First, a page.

Drums are a different beast than most instruments. They don’t really rely on chords or melody. Instead, they solely lean on rhythm to create interest and catch ears.
But, just because drums are simple doesn’t mean drum programming is easy—creating interesting and complex drum patterns is a huge challenge that takes time, skill and practice.
You need to have a sense of groove, good taste in sound, an idea of how you want to arrange your track and where the drums will fit in to carry your track forward.
Drums are the driving force behind every song. The rhythmic backbone holds everything together and is ultimately what makes people dance.
So learning drum programming is super important if you want to write good music.
Drums are the driving force behind every song.
In this article, we’ll explore everything you need to know about drum programming and we’ll take a look at some of the various iconic drum patterns from different electronic music genres.
Let’s get started.
How to program drums
Drum programming is easy to learn but difficult to master.
DAWs like Ableton, Logic and FL Studio come with well-developed drum plugins that make it easy to see the pattern of a beat, make changes to samples, arrange and edit.
But clicking in a beat is just the first step of programming drums in a DAW or drum machine.
Clicking in a beat is just the first step of programming drums in a DAW or drum machine.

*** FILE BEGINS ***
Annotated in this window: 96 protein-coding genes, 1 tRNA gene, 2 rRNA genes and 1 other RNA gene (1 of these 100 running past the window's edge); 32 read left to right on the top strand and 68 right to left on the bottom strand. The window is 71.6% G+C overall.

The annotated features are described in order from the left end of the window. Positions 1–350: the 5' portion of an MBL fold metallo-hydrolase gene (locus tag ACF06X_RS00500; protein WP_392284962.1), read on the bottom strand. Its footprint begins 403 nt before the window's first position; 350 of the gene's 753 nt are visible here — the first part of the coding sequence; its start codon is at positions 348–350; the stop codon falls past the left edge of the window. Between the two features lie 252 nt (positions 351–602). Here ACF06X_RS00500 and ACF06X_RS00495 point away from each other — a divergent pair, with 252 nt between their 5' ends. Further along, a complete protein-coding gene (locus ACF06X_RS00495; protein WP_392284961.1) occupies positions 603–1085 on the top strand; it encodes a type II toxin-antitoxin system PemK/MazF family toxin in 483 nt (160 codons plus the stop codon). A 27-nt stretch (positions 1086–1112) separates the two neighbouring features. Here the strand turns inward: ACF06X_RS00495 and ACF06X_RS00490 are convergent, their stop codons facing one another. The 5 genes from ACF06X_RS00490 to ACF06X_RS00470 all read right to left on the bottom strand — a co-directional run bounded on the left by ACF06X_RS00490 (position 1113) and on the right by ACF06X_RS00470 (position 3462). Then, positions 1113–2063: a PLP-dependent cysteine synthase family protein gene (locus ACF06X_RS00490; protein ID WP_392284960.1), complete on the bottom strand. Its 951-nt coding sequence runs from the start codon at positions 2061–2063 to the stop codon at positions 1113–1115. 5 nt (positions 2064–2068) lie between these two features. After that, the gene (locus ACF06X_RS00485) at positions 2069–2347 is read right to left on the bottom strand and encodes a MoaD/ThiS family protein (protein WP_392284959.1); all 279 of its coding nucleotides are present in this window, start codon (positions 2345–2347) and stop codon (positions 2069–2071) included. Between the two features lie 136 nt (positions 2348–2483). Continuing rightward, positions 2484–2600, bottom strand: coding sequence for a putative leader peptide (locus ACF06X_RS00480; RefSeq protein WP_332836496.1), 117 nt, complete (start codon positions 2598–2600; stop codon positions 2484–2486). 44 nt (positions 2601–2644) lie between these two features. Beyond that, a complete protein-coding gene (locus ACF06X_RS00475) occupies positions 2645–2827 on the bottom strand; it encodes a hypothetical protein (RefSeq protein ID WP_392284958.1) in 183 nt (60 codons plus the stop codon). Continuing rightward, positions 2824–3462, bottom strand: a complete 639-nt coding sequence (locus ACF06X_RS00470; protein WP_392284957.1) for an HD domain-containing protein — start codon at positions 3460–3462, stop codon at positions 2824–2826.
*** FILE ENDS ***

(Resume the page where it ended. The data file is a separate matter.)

To make a custom beat you need to do much more than add a simple MIDI clip—even if a MIDI pack is incredibly useful as a starting point.
Here’s a few things to think about beyond clicking in drum patterns when programming drums.
When you punch in a drum beat on a MIDI roll, every note you put in gets the same velocity or dynamic level.
If you don’t change the velocities of the notes you punch in, you’re going to get a very static, robotic and boring sound.
It’s critical to adjust the velocity level of your notes, especially for any syncopated parts in the higher end—hi-hats, crashes, snares, toms and any other auxiliary percussion.
The best way to get the velocities right is to listen to a loop of your beat and adjust velocities as you go or, play the notes in with a velocity-sensitive MIDI controller or pad.
Either way, you’ll need to take your time to make sure the velocities are right so that everything gels and truly sounds groovy.
Sound design and ADSR envelopes
In most cases, if you’re working with a DAW or a drum machine you’ll be using samples.
But whether or not you’re working with a sample or a drum synthesizer, putting some time into sound design to make your samples or your drum synths sound unique is worth it.
Ultimately, the other parts of your track sound unique to your style of writing and your production sound—so throwing in a drum sample or using a preset likely won’t result in something that truly matches your sound.
Make sure to go over your samples and tweak ADSR envelopes. Add filters, saturation, compression, bit reduction, distortion, gates or whatever else it takes to make your samples sound like they fit into your track’s vibe.